This is a guide to taking care of your eyes. It’s easy to forget about your vision, but it’s something you should do every day if you want to see well into your golden years.
If you don’t get enough sleep or maintain a healthy diet, chances are good that you’re setting yourself up for serious eye problems later on.
So take a minute right now and read this list!
Regular eye exams
To keep your eyes healthy and protected, it’s essential to visit an eye doctor on a regular basis.
A yearly exam is sufficient for most people, but if you have a family history of eye problems or are over 40 years old, then you should consider getting one every two years instead.
Eye doctors in Ohio can examine your eyes and check for signs of problems like glaucoma, cataracts, and macular degeneration. If you do have a condition, they can recommend treatment options, including medications and surgery.
The best way to get the most out of your exam is by scheduling one at least three months in advance so that you have time to prepare for it (e.g., bring along any necessary documents).
It’s also helpful if the doctor has some idea of what kind of treatment they might recommend before they meet with you; this will help them make more accurate recommendations based on their knowledge and experience as well as yours!
Watch your weight
You may have heard that being overweight can cause vision problems. This is true, but it’s also important to note that excess weight puts strain on the eyes.
Excess weight is a risk factor for diabetes and heart disease, both of which can result in eye problems such as cataracts and macular degeneration.
Diabetes is linked to stroke as well; stroke often causes blindness because blood vessels are damaged by internal bleeding (hemorrhage).
Exercise is good for your eyes. It helps keep your blood pressure from rising, and it also helps you sleep better. In addition, exercise reduces stress – a factor that can lead to eye strain over time.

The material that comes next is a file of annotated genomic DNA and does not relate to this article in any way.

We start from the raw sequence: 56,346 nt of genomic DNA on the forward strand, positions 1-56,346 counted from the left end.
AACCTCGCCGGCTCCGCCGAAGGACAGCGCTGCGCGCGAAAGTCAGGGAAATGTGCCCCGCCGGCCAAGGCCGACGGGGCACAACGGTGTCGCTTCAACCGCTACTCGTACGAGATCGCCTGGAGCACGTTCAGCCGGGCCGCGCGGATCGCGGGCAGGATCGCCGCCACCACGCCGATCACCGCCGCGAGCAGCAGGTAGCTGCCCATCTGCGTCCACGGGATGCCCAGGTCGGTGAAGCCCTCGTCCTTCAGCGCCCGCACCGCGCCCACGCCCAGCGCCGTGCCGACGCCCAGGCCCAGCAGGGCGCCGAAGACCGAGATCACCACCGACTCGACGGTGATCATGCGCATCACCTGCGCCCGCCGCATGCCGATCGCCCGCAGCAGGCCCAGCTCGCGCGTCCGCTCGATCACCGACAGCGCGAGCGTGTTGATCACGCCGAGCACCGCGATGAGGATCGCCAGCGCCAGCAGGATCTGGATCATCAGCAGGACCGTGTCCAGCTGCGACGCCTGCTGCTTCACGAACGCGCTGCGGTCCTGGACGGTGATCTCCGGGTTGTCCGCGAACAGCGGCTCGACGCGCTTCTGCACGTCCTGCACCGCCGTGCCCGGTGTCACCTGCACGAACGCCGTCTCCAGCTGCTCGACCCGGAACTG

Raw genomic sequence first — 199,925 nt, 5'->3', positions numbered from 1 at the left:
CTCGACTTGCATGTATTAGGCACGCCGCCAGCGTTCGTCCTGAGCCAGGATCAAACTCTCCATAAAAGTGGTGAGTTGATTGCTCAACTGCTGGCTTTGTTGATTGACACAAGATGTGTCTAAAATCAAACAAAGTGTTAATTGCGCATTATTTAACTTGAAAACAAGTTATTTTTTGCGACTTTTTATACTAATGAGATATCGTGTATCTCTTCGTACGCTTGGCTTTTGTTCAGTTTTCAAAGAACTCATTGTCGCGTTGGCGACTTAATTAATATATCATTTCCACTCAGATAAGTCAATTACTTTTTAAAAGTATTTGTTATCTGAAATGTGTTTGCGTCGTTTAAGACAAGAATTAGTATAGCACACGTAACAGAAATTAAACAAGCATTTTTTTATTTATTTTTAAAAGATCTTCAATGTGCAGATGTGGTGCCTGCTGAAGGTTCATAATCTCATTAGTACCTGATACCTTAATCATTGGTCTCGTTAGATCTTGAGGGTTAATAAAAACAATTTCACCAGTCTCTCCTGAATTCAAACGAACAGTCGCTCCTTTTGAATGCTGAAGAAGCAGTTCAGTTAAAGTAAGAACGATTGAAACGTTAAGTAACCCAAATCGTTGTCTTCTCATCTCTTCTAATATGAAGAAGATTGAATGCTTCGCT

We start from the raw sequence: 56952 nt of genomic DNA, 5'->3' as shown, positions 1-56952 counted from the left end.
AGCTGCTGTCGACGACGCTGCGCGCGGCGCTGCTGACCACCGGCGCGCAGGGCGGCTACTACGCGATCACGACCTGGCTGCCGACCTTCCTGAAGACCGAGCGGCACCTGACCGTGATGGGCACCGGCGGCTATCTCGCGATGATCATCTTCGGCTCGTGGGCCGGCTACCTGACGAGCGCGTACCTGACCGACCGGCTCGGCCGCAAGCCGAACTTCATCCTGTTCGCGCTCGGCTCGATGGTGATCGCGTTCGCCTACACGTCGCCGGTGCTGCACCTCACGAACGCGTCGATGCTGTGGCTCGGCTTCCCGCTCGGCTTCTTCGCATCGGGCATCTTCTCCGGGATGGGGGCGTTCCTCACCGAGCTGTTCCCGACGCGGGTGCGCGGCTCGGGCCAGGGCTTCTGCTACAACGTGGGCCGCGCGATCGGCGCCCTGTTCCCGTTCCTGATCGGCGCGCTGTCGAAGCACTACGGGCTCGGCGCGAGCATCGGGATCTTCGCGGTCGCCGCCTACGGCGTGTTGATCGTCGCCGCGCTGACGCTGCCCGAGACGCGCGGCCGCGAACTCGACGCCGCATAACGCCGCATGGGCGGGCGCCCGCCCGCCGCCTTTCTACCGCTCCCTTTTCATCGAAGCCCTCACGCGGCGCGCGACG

If you have trouble sleeping at night due to stressors in your life, try going for a run or doing something else active during the day.
This will help give the body a break so that it needs less rest when it comes time for bedtime (and hopefully longer stretches of uninterrupted slumber).
Get enough sleep
Sleep is crucial for eye health. Without enough sleep, your eyes can become dry and irritated, which leads to even more problems like blurry vision or even blindness.
Lack of sleep can also cause high blood pressure and diabetes in some people. This is because when you don’t get enough sleep, your body thinks it’s time for another meal – and sometimes that means eating unhealthy foods with more calories than necessary!
Wear UV-blocking sunglasses and a hat outside
The sun, especially when it’s ultra-bright and hot, can damage your eyes if you aren’t careful.
Wearing sunglasses is the best way to protect yourself from harmful rays of light that damage cells in the retina—the part of our eye that sends images to our brain but also makes us squint when we look at something for too long.
Smoking is terrible for your health, and it can also be bad for your eyes. Smoking has been linked to cataracts, macular degeneration (a condition that causes the loss of central vision), glaucoma (a painful eye disease), dry eyes, and eyelid problems.
The dangers of smoking are so great that many countries have banned smoking in public places or restricted its sale to adults only.
Stop staring at screens so much
Look away from your screen every 20 minutes (or more) while you’re working on something that requires focus, like homework or reading a book/magazine/newspaper (no social media).
When looking at something far away for 20 seconds, try to imagine how it would appear if there were no glare on the screen.
This will help reduce eye strain and make it easier to focus on what’s being displayed on the screen instead of having this constant source of light behind them constantly distracting them from what they’re doing.
While working with close-up imagery such as photos or drawings/sketches, try using different types of lighting in order to simulate natural sunlight coming through windows without having any artificial sources nearby.
We hope you’ve found this guide helpful in learning about the importance of eyesight, and we encourage you to start caring for yourself now!
If you have any questions or comments, please feel free to reach out.
About The Author:
Angela Smith a Blogger and also a mother of a five-year-old son. Generally, She writes blogs regularly and shares ideas on baby care, environment, health, and nutrition.